Response of the osteocyte syncytium adjacent to and distant from linear microcracks during adaptation to cyclic fatigue loading.Bone. 2004 Oct; 35(4):881-91.BONE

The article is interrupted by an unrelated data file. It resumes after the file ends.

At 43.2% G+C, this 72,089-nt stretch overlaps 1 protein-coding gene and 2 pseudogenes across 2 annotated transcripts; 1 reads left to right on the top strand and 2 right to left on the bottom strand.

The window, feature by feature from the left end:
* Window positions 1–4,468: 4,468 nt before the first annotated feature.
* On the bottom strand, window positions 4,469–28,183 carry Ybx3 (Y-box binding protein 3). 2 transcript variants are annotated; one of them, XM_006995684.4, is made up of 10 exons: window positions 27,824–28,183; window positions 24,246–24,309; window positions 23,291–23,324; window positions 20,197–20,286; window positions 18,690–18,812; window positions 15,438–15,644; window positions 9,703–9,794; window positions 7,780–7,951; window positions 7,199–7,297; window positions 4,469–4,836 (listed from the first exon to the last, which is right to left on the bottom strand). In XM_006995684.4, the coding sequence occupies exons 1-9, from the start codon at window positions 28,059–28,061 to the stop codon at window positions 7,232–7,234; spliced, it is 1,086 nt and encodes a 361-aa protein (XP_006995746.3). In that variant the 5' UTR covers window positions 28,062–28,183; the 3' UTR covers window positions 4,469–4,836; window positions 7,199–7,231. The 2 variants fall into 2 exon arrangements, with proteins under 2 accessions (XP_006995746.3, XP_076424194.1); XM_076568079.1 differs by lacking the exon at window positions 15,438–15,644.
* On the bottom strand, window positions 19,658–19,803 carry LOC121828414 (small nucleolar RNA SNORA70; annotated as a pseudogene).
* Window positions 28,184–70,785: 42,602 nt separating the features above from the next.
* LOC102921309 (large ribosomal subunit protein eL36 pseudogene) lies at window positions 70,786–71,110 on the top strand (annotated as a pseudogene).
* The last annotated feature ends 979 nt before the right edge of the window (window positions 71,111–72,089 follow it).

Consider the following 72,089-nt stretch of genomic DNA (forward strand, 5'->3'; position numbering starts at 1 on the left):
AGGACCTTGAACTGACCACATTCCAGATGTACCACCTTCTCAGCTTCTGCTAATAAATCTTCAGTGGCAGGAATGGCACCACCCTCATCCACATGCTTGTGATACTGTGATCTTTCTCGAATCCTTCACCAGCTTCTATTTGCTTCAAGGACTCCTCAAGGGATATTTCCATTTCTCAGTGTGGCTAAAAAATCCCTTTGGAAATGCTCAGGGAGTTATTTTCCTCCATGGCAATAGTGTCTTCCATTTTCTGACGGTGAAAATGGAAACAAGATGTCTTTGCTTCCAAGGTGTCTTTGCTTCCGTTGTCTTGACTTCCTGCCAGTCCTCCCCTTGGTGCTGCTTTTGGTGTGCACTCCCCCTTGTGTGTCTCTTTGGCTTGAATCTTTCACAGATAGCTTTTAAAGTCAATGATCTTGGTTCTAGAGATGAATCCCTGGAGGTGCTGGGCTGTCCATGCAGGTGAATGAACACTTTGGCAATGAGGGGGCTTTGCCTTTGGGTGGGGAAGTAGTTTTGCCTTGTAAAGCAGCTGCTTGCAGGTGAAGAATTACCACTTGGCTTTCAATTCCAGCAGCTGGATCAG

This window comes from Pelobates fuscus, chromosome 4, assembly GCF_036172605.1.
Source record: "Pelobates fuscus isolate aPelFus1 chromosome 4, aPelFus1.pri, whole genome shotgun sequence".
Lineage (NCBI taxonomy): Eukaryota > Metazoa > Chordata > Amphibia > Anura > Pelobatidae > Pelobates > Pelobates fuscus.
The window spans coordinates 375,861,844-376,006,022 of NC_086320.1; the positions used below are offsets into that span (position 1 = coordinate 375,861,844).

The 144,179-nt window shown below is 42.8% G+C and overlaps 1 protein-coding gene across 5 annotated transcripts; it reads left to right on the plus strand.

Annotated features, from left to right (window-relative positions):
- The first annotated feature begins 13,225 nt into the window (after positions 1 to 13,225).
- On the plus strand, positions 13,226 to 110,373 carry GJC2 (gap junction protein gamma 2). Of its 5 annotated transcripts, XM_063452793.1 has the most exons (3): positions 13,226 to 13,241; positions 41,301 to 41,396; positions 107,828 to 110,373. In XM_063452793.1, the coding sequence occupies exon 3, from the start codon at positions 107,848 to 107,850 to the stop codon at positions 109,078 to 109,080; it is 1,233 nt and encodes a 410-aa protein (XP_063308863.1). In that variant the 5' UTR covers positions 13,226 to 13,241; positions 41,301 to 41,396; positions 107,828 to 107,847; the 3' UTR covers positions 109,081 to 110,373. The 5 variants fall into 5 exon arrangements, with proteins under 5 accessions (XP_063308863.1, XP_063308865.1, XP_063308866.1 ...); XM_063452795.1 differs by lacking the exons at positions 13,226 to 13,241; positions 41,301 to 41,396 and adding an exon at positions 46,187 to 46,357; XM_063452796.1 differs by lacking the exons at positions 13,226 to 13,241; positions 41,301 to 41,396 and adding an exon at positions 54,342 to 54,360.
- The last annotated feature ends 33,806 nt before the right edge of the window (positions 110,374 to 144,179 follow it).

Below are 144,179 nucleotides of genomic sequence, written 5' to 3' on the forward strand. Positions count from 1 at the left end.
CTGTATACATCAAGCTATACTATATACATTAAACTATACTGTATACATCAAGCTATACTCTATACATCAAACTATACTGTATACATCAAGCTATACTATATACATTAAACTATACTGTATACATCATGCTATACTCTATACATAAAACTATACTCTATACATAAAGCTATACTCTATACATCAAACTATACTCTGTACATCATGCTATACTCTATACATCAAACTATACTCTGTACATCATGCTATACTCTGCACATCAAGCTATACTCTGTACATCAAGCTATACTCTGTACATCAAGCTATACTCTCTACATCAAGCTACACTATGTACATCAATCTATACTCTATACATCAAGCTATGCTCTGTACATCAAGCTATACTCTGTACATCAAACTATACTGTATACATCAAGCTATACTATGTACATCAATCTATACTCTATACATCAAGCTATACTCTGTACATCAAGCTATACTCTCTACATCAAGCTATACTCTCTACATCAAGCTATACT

Cyclic loading induces fatigue in bone and initiates a complex, functionally adaptive response. We investigated the effect of a single period of fatigue on the histologic structure and biomechanical properties of bone. The ulnae of 40 rats were subjected to cyclic fatigue (-6000 microepsilon) unilaterally until 40% loss of stiffness developed, followed by 14 days of adaptation. The contralateral ulna served as a treatment control (n = 20 rats), and a baseline loaded/non-loaded group (n = 20 rats/group) was included. Bones from 10 rats/group were examined histologically and the remaining bones (10 rats/group) were tested mechanically. The following measurements were collected: volumetric bone mineral density (vBMD); ultimate force (Fu); stiffness (S); energy-to-failure (U); cortical area (Ct.Ar); microcrack density (Cr.Dn); microcrack mean length (Cr.Le); microcrack surface density (Cr.S.Dn); osteocyte density (Ot.N/T.Ar and Ot.N/TV); bone volume fraction (B.Ar/T.Ar); resorption space density (Rs.N/Ct.Ar); and maximum and minimum area moments of inertia (IMAX and IMIN). Using confocal microscopy, the bones were examined for diffuse matrix injury, canalicular disruption, and osteocyte disruption. The adapted bones had increased B.Ar, IMAX, and IMIN in the mid-diaphysis. Fatigue loading decreased structural properties and induced linear microcracking. At 14 days, adaptation restored structural properties and microcracking was partially repaired. There was a significant nonlinear relationship between Ot.N/T.Ar and B.Ar/T.Ar during adaptation. Disruption of osteocytes was observed adjacent to microcracks immediately after fatigue loading, and this did not change after the period of adaptation. In fatigue-loaded bone distant from microcracks, diffuse matrix injury and canalicular disruption were often co-localized and were increased in the lateral (tension) cortex. These changes were partially reversed after adaptation. Loss of canalicular staining and the presence of blind-ends in regions with matrix injury were suggestive of rupture of dendritic cell processes. Taken together, these data support the general hypothesis that the osteocyte syncytium can respond to cyclic loading and influence targeted remodeling during functional adaptation. Changes in the appearance of the osteocyte syncytium were found in fatigue-loaded bone with and without linear microcracks. We hypothesize that the number of dendritic cell processes that experience load-related disruption may determine osteocyte metabolic responses to loading and influence targeted remodeling.